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Speech of An Taoiseach, Leo Varadkar T.D., Vital Voices Global Mentoring Walk, Saturday 7 March 2020

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Speech of An Taoiseach, Leo Varadkar T.D.,


Vital Voices Global Mentoring Walk,


Saturday 7 March 2020.




Good afternoon everyone.


Thank you Norah for inviting me to join you today.


First, I want to congratulate everyone involved in bringing this global event to Dublin.


One of the questions I hate getting asked by journalists is ‘what’s my favourite this’, or ‘my favourite that.’  I don’t do superlatives.  But I do have a favourite poet and it is Maya Angelou, someone whose words radiate an extraordinary lived experience.


Maya Angelou believed that ‘every journey begins with a single step’.  And that’s what today’s global mentoring walk is doing. Taking those first steps, despite the barriers and the frustrations and the obstacles - and moving forward anyway.


Your stories are inspirational – and I believe you have found mentors who will help you achieve your extraordinary potential.


As a society, we will be stronger when we hear women’s voices.  With gender equality we can enhance our capacity to think creatively, and our ability to come up with new and better solutions.


Only 19 women have been Cabinet ministers in the history of the State.  That must change and I hope that will change when a new Cabinet is appointed once a new Government is formed.


I was fortunate to be able to lead a Government with Ministers as talented as Heather Humphreys, Regina Doherty, Katherine Zappone and Josepha Madigan, and not forgetting Frances Fitzgerald who was my first Tánaiste.  There was also Helen McEntee acclaimed for her work on Brexit, and Mary Mitchell O’Connor who sat at Cabinet and took the lead on higher education.


It is disturbing that of the seven names I have mentioned three lost their seats in the recent general election and that they have all opted out of electoral politics at least for now.  A fourth – Frances Fitzgerald – resigned her seat when she was elected to Europe as an MEP. More positively, she is one of six female MEP’s out of 13 of whom 4 come from my party.


Fine Gael also has more female councillors than any other party at local level.


People often ask me why I didn’t have a gender balanced Cabinet.


The truth is that only 11 women TDs supported the last Government - we needed more women TDs. Of those 11, 7 held ministerial office and 2 were committee chairpersons.


I know there has been some criticism of the candidates Fine Gael has put forward for the Seanad.


There is some validity in that criticism but again the truth is a little different to what has been reported. Fine Gael is running 11 women candidates for the Seanad on the two different tracks, with a certain number of seats allocated to each of the tracks.  4 on one track, 7 on the other.


We expect to win about 11 or 12 seats in total, so we have enough female Fine Gaeler’s to win them all but we all know that won’t happen.


Quotas are good policy but they don’t automatically translate into electability. The fact that the new Dáil has only one more female than the last is further evidence of this.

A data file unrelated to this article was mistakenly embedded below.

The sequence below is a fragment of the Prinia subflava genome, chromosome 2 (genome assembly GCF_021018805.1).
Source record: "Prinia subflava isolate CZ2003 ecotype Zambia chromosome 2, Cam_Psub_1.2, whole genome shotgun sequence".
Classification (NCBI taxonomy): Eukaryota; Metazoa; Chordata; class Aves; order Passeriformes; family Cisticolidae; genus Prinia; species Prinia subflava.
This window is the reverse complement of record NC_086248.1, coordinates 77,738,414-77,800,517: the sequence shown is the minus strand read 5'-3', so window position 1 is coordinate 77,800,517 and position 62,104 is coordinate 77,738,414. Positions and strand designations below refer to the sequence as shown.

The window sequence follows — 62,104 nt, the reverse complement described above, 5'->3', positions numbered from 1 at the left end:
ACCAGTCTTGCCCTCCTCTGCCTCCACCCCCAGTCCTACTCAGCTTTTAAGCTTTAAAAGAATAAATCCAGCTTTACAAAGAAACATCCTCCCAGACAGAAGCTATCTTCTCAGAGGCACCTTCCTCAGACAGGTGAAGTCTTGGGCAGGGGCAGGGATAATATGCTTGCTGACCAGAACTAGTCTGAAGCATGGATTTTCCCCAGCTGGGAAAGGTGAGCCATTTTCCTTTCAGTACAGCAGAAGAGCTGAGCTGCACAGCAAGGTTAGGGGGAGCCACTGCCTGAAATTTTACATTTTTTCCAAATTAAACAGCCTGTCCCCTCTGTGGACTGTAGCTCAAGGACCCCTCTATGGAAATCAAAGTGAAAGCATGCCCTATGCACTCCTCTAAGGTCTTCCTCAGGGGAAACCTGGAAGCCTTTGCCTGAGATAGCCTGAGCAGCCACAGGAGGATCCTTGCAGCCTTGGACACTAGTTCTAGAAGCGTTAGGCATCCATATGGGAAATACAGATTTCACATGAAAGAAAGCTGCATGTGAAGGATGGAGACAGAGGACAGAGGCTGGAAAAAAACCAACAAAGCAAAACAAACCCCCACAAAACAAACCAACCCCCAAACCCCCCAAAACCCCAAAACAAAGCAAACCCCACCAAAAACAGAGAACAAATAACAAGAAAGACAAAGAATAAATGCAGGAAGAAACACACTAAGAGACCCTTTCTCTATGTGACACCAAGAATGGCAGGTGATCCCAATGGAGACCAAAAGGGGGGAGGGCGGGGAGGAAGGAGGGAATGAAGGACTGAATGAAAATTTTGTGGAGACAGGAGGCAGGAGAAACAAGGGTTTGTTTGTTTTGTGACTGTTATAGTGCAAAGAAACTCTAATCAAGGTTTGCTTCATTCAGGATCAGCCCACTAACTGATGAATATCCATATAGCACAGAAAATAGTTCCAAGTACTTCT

It’s going to take more that quotas and we need other accelerators and actions to ensure progress.


As far as gender equality issue goes, I believe closing the gender pay gap should be a priority for the next Government.


New figures published last month show the gender pay gap is 14.4% in Ireland.


The passage of the Gender Pay Gap Information Bill was disrupted by the election, but it should go through in the new Dáil.  It will require employers to publish gender pay gap information.


The legislation requires employers to set out the steps they are taking to eliminate or reduce any pay gap. This will incentivise employers to deal with the underlying issues that give rise to the gap – unequal promotional opportunities, lower pay in roles traditionally done by women.


We’ve also established a Citizens’ Assembly on gender equality and in the months ahead I want to make sure we drive forward with its recommendations and build a society where we have true gender equality at all levels – in homes, in workplaces, in Government, and throughout our country.


I believe we need to build on the achievements of the outgoing Government, including more parental leave, better maternity and paternity benefit, and greater financial support for childcare.  We need to do more to help empower women, remove structural barriers and create opportunities across all areas of life – in the workplace, in education, in the family, on public and corporate boards, in sports and the arts.


Last year we ratified the Istanbul Convention, and afterwards we ran a major national awareness campaign to tackle domestic, sexual and gender-based violence.


Domestic and sexual violence has a grip on too many women in Ireland today.  Equality doesn’t feature for them. I want to change that through more resources, awareness and educating a younger generation.


I know you don’t need me to remind you of all this.  Your stories speak more eloquently than any speech, and your achievements I hope will inspire more.


My thanks to Norah and everyone involved for working with Vital Voices, both here in Ireland and internationally.


Finally, my thanks to all of you for allowing me to spend International Women’s Day in your company.